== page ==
510 F2d 268 Ceramco Inc v. Lee Pharmaceuticals

510 F.2d 268

184 U.S.P.Q. 641

CERAMCO, INC., Plaintiff-Appellee,
LEE PHARMACEUTICALS, Defendant-Appellant.

No. 296, Docket 74--1757.

United States Court of Appeals,
Second Circuit.

Argued Nov. 22, 1974.
Decided Jan. 30, 1975.

Mary Helen Sears, Washington, D.C. (Martin J. Spellman, Jr., White Plains, N.Y., on the brief), for defendant-appellant.

William W. Owens, New York City (Rogers & Wells, New York City, on the brief, David F. Dobbins and James W. Paul, New York City, of counsel), for plaintiff-appellee.

Before SMITH, HAYS and MANSFIELD, Circuit Judges.

HAYS, Circuit Judge:

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This is an appeal from an order of the United States District Court for the Eastern District of New York, denying the motion of defendant-appellant Lee Pharmaceuticals to disqualify Rogers & Wells, attorneys for plaintiff-appellee Ceramco, Inc. on grounds of professional misconduct. Also before us are appellee's motion to strike certain pleadings and preclude reliance on such pleadings on the ground that they contain information unethically elicited by counsel for Ceramco. Appellee has moved to dismiss the appeal. We affirm the order of the district court.


Ceramco, a wholly owned subsidiary of Johnson and Johnson, Company, brought this action against Lee, a California corporation, claiming that the sale by Lee of a dental adhesive under the trademark 'Genie' infringed Ceramco's trademark rights. The claim of professional misconduct which is before us here stems from two telephone calls made by Thomas W. Towell, an associate of the firm of Rogers & Wells, attorneys for Ceramco, in order to ascertain whether jurisdiction over Lee and venue in the action could properly be established within the Eastern District of New York. Towell telephoned to defendant Lee's order department in California and without identifying himself or alluding to his capacity as opposing counsel, requested the names of dental supply houses in the Eastern District which were distributing the 'Genie' adhesive. On both occasions the requested information was freely provided. The facts thus elicited were used by Ceramco's counsel as a basis for jurisdiction and to support an order to show cause why a preliminary injunction restraining Lee from using the trademark 'Genie' on any dental product should not issue. The same facts also provided the basis for opposing Lee's motion to dismiss the complaint pursuant to Rule 12(b), Fed.R.Civ.P., in which Lee contested the personal and subject matter jurisdiction of the district court. Lee's motion to dismiss was denied.


Lee claimed that Towell's direct communication with Lee's order department despite his knowledge that Lee had retained counsel violated Canon 7 of the Code of Professional Responsibility and associated Disciplinary Rule DR 7--1041 and that the inclusion in supporting affidavits of the information acquired by Towell's telephone calls in effect made Towell a 'witness for his client' and therefore subject to disqualification under Canon 5 and DR 5-- 102(A).2 In addition, the conduct as a whole was alleged to have violated Canon 9, which generally proscribes 'even the appearance of professional impropriety.'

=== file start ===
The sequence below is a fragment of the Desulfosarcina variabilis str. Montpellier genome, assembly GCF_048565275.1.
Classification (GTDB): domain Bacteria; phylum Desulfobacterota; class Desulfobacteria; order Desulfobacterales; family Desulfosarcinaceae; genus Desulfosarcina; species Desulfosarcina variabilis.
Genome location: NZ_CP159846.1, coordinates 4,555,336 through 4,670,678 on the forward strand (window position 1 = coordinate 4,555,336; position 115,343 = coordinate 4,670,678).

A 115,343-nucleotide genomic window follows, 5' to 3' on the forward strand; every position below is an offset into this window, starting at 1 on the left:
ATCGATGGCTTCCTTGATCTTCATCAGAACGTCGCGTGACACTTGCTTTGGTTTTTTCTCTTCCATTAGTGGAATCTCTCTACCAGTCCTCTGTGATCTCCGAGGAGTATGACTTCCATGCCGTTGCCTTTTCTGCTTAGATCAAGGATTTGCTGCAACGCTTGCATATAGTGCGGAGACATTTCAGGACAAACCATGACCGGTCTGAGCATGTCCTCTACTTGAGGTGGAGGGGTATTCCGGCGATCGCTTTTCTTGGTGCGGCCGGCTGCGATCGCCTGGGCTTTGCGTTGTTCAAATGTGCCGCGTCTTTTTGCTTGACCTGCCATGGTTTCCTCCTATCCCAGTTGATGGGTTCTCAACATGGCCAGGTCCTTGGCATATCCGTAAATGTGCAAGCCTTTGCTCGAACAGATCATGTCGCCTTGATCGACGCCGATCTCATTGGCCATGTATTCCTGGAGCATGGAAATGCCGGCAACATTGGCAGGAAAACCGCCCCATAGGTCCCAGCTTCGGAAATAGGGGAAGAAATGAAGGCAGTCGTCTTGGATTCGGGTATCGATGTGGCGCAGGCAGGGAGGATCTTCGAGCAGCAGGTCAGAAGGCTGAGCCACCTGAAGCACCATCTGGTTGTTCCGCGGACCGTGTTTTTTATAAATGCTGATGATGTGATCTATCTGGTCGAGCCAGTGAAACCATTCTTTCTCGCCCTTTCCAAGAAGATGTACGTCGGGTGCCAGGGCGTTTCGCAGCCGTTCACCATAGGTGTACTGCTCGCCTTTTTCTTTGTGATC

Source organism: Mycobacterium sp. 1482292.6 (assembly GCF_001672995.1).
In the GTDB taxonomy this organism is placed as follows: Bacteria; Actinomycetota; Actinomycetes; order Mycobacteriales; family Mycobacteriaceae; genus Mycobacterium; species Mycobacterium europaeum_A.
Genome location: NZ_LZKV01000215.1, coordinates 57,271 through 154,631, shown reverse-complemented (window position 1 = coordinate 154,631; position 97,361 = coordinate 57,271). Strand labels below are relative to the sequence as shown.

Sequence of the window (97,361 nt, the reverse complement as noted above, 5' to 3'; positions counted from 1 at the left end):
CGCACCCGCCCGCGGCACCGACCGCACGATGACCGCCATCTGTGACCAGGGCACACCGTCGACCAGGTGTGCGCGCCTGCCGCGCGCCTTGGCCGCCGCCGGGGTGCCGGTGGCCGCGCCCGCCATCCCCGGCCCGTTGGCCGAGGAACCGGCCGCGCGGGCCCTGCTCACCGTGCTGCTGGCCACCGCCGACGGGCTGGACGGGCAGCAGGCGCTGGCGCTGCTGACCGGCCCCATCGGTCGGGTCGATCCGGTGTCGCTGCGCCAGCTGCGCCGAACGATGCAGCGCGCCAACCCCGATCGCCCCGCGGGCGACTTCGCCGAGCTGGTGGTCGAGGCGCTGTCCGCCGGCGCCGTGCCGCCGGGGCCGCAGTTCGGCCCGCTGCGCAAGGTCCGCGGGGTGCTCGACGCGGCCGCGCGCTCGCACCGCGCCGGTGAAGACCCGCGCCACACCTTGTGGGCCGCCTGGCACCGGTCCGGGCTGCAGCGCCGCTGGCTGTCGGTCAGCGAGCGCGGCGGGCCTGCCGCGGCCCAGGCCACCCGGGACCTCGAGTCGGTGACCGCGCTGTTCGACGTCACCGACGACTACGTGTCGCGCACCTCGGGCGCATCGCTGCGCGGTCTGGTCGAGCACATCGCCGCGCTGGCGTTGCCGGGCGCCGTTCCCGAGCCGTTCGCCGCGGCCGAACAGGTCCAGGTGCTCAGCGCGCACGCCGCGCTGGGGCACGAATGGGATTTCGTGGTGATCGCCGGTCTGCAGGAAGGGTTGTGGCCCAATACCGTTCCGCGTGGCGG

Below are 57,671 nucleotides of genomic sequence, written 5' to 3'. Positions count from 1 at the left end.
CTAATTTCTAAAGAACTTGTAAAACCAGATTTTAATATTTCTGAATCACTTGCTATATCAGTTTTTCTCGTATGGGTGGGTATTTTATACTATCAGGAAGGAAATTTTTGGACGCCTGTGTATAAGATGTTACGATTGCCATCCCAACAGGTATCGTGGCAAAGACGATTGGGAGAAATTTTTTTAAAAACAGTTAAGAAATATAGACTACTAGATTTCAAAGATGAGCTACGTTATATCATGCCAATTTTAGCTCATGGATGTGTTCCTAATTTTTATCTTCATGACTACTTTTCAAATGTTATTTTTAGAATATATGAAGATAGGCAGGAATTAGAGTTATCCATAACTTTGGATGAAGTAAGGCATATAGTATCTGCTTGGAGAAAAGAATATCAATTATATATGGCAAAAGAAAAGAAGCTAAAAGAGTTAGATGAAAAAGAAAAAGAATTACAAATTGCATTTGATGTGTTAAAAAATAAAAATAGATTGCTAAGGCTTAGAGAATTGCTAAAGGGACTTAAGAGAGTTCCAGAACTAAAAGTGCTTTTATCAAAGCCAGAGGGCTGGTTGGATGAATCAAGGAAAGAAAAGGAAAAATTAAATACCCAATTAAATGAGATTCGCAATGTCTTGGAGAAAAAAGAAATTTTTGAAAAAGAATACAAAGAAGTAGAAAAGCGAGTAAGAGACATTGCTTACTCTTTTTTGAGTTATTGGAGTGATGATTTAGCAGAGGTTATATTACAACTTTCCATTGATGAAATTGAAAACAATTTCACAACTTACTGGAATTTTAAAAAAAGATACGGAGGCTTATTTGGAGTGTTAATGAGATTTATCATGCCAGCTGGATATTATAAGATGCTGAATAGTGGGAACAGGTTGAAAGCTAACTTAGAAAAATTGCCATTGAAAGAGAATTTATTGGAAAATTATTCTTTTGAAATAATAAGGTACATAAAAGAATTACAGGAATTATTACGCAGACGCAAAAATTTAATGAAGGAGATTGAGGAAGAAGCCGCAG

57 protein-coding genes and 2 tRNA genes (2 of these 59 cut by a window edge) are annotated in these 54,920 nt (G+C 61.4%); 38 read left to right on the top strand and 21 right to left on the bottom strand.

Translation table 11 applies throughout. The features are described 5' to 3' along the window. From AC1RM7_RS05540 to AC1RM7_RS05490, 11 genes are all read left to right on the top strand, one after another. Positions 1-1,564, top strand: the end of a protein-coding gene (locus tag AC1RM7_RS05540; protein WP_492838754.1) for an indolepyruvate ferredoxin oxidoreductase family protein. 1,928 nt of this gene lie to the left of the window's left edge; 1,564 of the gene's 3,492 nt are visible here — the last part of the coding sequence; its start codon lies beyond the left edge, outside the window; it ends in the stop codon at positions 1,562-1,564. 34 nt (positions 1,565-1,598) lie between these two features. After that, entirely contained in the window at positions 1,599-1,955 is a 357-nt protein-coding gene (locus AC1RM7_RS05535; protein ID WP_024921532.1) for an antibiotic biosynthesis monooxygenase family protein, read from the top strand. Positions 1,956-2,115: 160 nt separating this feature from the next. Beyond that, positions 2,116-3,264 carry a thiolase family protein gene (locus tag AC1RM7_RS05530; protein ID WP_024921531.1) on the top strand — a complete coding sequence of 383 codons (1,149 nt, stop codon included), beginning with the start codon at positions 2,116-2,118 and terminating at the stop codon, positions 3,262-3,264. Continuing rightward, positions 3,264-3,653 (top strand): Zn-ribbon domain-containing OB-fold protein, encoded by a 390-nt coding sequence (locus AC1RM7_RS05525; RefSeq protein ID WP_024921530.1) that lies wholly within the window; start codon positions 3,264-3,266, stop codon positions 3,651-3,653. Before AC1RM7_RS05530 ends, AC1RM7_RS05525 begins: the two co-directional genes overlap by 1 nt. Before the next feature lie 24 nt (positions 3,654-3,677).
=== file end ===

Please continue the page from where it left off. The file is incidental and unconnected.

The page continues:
Lee's disqualification motion was denied. Lee moved to stay proceedings below, pending disposition of Lee's appeal from the denial of its motion to disqualify. The motion to stay was denied by this court, and proceedings are currently continuing in the district court. Appellee's motion to dismiss this appeal and appellant's renewed motion to stay further proceedings were referred to this panel for disposition in conjunction with disposition of the appeal on the merits.


The disqualification order is properly before this court. The district court was incorrect in its view that the various bar associations constitute the only proper forum for investigation of a claim of professional misconduct. On the contrary, the courts have not only the supervisory power but also the duty and responsibility to disqualify counsel for unethical conduct prejudicial to his adversaries. See, e.g., General Motors Corp. v. City of New York, 501 F.2d 639 (2d Cir. 1974); Silver Chrysler Plymouth, Inc. v. Chrysler Motors Corp., 496 F.2d 800 (2d Cir. 1974) (en banc); Emle Industries, Inc. v. Patentex, Inc., 478 F.2d 562 (2d Cir. 1973). Further, as we made clear in Silver Chrysler Plymouth, Inc.,supra, 496 F.2d at 805--806, an order denying disqualification of counsel is 'a final disposition of a claimed right which is not an ingredient of the cause of action and does not require consideration with it' and is thus directly appealable under the doctrine of Cohen v. Beneficial Industrial Loan Corp., 337 U.S. 541, 69 S.Ct. 1221, 93 L.Ed. 1528 (1949).


An examination of the circumstances of this case convinces us that while counsel's behavior is not to be commended, it is not the kind of conduct which should result in disqualification of counsel or nullification of prior proceedings. Although it would have been better if Towell had identified himself in his calls or had used an independent investigation agency, it would be too harsh to rule that the action of counsel in telephoning defendant's employees to obtain non-privileged, relevant, and accurate information as to jurisdiction and venue constituted actual wrongdoing. Ceramco's inquiries were limited in scope to those items of information necessary to ascertain whether suit could be instituted in the chosen forum and there is no suggestion that counsel sought any unfair advantage by his inquiries. This is the kind of misconduct, if it is misconduct, which is technical in character, does no violence to any of the fundamental values which the canons were written to protect and certainly falls far short of justifying a grant of the relief requested.